Thinking About Becoming A Forensic Psychology Student?
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As a student studying the topic formally, conducting forensic psychology research is likely to be an integral and extremely important component of any course, program or degree. It should be the most enjoyable and rewarding piece of work you undertake. More often than not, however; planning, executing and writing up forensic psychology research, be it a thesis, dissertation or project becomes a source of great stress and worry for many students.
With this in mind, particularly in my capacity as a research supervisor I put together the following guidance notes for my students, which I hope you’ll find useful.
In many cases the first thing you'll be asked to do is to submit, or at the very least think about putting together a project/research proposal. At this stage, any general ideas you have will probably be too broad or too vague. Don't worry, you belong to the 99.9% of students who find themselves in the same position.
The good thing about putting together a forensic psychology research or project proposal so soon into the process is that it will force you to refine your ideas sooner rather than later. What follows, therefore is designed to get you thinking about the early key stages in the research process.
Developing A Focus
This stage of the research process assumes that you have a general research idea in mind.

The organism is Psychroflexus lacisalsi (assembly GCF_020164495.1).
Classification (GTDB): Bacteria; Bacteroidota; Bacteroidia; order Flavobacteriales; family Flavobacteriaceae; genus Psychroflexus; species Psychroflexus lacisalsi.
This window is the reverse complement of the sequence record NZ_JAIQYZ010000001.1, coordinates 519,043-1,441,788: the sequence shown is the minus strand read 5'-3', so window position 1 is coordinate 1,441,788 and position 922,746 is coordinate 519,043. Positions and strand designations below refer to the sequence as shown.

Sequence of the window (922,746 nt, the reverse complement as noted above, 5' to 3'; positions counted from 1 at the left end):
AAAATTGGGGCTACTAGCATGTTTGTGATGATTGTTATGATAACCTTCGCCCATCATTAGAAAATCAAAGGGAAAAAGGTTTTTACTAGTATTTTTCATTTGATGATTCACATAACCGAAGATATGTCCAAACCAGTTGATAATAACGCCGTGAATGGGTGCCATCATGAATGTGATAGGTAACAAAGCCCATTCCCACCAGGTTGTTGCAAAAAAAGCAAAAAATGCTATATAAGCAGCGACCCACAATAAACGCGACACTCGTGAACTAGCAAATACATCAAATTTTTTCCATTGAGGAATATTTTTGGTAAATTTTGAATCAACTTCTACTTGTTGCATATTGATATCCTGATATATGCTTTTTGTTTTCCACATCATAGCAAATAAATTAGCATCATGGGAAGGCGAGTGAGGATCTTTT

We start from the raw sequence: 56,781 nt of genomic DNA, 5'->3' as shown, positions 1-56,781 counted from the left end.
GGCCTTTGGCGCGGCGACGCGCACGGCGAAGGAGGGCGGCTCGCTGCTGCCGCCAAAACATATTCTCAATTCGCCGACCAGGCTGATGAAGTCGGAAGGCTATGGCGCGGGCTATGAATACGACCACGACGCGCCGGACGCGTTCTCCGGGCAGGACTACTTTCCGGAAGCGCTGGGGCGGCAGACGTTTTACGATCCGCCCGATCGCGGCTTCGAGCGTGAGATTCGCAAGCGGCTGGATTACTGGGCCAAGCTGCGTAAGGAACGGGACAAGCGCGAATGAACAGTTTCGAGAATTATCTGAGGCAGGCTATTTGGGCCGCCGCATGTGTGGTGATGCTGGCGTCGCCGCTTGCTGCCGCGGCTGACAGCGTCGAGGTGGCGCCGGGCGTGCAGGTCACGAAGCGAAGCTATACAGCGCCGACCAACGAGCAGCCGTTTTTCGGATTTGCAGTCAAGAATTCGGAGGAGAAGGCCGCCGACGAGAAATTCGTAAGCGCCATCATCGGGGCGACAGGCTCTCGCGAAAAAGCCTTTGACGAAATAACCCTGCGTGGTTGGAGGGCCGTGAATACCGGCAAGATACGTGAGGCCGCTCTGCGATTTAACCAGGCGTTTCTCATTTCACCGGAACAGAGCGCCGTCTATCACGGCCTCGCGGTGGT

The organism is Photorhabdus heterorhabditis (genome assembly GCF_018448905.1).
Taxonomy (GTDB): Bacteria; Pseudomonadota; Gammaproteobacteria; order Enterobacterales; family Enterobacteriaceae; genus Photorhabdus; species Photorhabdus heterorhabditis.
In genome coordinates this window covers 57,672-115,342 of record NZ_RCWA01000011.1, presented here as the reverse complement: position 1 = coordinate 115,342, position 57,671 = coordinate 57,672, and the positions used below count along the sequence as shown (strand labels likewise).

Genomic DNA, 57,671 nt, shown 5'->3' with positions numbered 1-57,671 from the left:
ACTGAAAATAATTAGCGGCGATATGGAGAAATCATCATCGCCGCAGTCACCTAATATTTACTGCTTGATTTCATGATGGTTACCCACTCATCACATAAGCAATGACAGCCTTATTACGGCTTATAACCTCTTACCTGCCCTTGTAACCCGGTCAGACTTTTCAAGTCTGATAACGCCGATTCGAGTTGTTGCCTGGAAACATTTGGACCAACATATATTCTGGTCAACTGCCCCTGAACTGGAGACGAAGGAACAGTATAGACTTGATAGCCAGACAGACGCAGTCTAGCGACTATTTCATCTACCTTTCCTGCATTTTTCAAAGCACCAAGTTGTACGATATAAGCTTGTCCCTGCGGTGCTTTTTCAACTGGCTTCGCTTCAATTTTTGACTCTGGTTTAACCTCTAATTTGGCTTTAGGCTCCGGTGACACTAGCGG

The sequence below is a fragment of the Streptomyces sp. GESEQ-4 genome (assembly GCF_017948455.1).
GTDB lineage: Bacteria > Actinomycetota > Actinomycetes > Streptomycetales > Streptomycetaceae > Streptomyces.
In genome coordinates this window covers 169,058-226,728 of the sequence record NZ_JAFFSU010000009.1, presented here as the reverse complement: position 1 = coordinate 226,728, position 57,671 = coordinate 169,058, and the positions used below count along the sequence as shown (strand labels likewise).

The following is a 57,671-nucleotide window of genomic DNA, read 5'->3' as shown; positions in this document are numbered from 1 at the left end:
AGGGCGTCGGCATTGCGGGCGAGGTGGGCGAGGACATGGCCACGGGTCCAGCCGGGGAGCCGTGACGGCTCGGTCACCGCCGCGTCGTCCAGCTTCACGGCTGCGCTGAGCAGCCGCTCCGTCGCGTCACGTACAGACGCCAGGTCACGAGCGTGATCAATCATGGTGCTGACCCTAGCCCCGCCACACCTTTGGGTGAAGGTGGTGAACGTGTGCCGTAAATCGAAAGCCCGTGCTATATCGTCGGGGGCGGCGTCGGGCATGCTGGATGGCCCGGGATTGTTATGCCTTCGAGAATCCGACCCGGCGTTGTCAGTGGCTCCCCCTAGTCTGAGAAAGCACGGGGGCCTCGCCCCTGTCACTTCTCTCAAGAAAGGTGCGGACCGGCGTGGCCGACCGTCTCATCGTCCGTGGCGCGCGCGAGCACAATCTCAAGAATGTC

Whether you consider this idea to be somewhat vague or well developed (the former being the most likely) you must establish and maintain a clearly defined focus throughout your investigation.
I can't emphasize this point enough because it really will determine how well you do.
Unless you are embarking on exploratory or emergent forensic psychology research, where theoretically/philosophically you do not envisage issues and questions to arise until the investigation is underway, it is extremely important that you establish your focus at the beginning of the research process.
The main reason for this is that it will provide the foundation for what is known as the golden thread i.e. the major concept within your research that influences every stage of the research process; and just as importantly can be seen developing within each section of your dissertation/thesis write-up.
In developing your focus of inquiry remember that practicality and ethics must be taken into account.
To help reiterate the points raised above, the following real example of forensic psychology research relates to a Masters dissertation I supervised a couple of years ago.
The student in question had stated that for her Masters research dissertation she wanted to look at whether any of the techniques used in criminal profiling could be adopted/adapted to investigate financial fraud.
In developing a focus within this general area of interest, between us we explored the following questions and issues:
1. The profiling techniques the student was particularly interested in.
2. Eliciting the profiling perspectives that these techniques reside within e.g. classic psychodynamic FBI type profiling and the more ‘scientific’ approaches e.g. statistical modeling.
3. Could a theoretical link be established between profiling and employee/financial fraud, the most obvious link might be that it may tell us something about the personality of the offender.
4. Approaching the research from the employers’ perspective, as contacting individuals who have committed fraud would be fraught with a host of practical and ethical difficulties.